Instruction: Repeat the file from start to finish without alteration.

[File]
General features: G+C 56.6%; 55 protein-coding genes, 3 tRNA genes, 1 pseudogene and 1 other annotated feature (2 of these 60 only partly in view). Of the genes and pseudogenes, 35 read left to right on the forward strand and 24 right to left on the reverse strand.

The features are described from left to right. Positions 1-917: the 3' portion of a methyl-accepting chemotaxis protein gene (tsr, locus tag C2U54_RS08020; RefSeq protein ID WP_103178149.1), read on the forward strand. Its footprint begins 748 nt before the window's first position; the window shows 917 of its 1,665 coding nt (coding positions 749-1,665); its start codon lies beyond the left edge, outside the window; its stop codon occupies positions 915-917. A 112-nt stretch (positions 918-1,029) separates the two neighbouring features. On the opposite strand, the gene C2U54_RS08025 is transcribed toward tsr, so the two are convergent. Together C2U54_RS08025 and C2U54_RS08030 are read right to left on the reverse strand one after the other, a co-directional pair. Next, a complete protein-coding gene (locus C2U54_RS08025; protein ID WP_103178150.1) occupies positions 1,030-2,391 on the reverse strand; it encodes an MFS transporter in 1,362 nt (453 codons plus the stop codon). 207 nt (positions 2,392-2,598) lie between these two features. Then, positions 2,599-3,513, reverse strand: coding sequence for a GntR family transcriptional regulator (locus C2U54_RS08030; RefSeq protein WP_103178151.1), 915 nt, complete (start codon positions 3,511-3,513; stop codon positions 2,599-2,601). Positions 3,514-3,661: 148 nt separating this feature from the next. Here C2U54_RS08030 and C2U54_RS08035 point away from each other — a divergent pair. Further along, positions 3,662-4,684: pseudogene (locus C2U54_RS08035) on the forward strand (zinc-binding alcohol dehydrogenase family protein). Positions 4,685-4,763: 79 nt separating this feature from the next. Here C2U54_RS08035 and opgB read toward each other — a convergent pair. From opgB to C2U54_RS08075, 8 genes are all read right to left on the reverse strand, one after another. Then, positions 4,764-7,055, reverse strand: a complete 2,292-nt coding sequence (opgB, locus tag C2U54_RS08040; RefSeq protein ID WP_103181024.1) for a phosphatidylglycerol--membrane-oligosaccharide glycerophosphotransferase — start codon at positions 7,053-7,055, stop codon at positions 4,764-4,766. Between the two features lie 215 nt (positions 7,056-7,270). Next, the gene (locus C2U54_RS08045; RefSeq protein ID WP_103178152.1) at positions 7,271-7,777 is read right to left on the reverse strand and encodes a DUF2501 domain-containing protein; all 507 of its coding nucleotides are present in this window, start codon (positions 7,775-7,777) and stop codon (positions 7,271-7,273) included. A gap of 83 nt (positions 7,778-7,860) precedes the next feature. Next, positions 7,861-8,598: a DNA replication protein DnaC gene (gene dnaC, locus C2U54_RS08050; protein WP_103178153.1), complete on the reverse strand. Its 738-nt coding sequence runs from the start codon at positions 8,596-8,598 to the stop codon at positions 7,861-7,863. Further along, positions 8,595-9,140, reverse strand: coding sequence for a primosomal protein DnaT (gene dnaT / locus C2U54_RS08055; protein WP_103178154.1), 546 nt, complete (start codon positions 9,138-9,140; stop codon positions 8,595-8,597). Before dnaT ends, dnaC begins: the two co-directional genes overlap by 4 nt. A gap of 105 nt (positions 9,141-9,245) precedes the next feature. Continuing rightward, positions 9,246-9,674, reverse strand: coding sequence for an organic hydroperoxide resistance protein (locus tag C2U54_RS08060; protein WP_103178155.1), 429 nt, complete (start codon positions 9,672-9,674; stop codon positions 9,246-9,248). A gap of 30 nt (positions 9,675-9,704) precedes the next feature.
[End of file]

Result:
General features: G+C 56.6%; 55 protein-coding genes, 3 tRNA genes, 1 pseudogene and 1 other annotated feature (2 of these 60 only partly in view). Of the genes and pseudogenes, 35 read left to right on the forward strand and 24 right to left on the reverse strand.

The features are described from left to right. Positions 1-917: the 3' portion of a methyl-accepting chemotaxis protein gene (tsr, locus tag C2U54_RS08020; RefSeq protein ID WP_103178149.1), read on the forward strand. Its footprint begins 748 nt before the window's first position; the window shows 917 of its 1,665 coding nt (coding positions 749-1,665); its start codon lies beyond the left edge, outside the window; its stop codon occupies positions 915-917. A 112-nt stretch (positions 918-1,029) separates the two neighbouring features. On the opposite strand, the gene C2U54_RS08025 is transcribed toward tsr, so the two are convergent. Together C2U54_RS08025 and C2U54_RS08030 are read right to left on the reverse strand one after the other, a co-directional pair. Next, a complete protein-coding gene (locus C2U54_RS08025; protein ID WP_103178150.1) occupies positions 1,030-2,391 on the reverse strand; it encodes an MFS transporter in 1,362 nt (453 codons plus the stop codon). 207 nt (positions 2,392-2,598) lie between these two features. Then, positions 2,599-3,513, reverse strand: coding sequence for a GntR family transcriptional regulator (locus C2U54_RS08030; RefSeq protein WP_103178151.1), 915 nt, complete (start codon positions 3,511-3,513; stop codon positions 2,599-2,601). Positions 3,514-3,661: 148 nt separating this feature from the next. Here C2U54_RS08030 and C2U54_RS08035 point away from each other — a divergent pair. Further along, positions 3,662-4,684: pseudogene (locus C2U54_RS08035) on the forward strand (zinc-binding alcohol dehydrogenase family protein). Positions 4,685-4,763: 79 nt separating this feature from the next. Here C2U54_RS08035 and opgB read toward each other — a convergent pair. From opgB to C2U54_RS08075, 8 genes are all read right to left on the reverse strand, one after another. Then, positions 4,764-7,055, reverse strand: a complete 2,292-nt coding sequence (opgB, locus tag C2U54_RS08040; RefSeq protein ID WP_103181024.1) for a phosphatidylglycerol--membrane-oligosaccharide glycerophosphotransferase — start codon at positions 7,053-7,055, stop codon at positions 4,764-4,766. Between the two features lie 215 nt (positions 7,056-7,270). Next, the gene (locus C2U54_RS08045; RefSeq protein ID WP_103178152.1) at positions 7,271-7,777 is read right to left on the reverse strand and encodes a DUF2501 domain-containing protein; all 507 of its coding nucleotides are present in this window, start codon (positions 7,775-7,777) and stop codon (positions 7,271-7,273) included. A gap of 83 nt (positions 7,778-7,860) precedes the next feature. Next, positions 7,861-8,598: a DNA replication protein DnaC gene (gene dnaC, locus C2U54_RS08050; protein WP_103178153.1), complete on the reverse strand. Its 738-nt coding sequence runs from the start codon at positions 8,596-8,598 to the stop codon at positions 7,861-7,863. Further along, positions 8,595-9,140, reverse strand: coding sequence for a primosomal protein DnaT (gene dnaT / locus C2U54_RS08055; protein WP_103178154.1), 546 nt, complete (start codon positions 9,138-9,140; stop codon positions 8,595-8,597). Before dnaT ends, dnaC begins: the two co-directional genes overlap by 4 nt. A gap of 105 nt (positions 9,141-9,245) precedes the next feature. Continuing rightward, positions 9,246-9,674, reverse strand: coding sequence for an organic hydroperoxide resistance protein (locus tag C2U54_RS08060; protein WP_103178155.1), 429 nt, complete (start codon positions 9,672-9,674; stop codon positions 9,246-9,248). A gap of 30 nt (positions 9,675-9,704) precedes the next feature.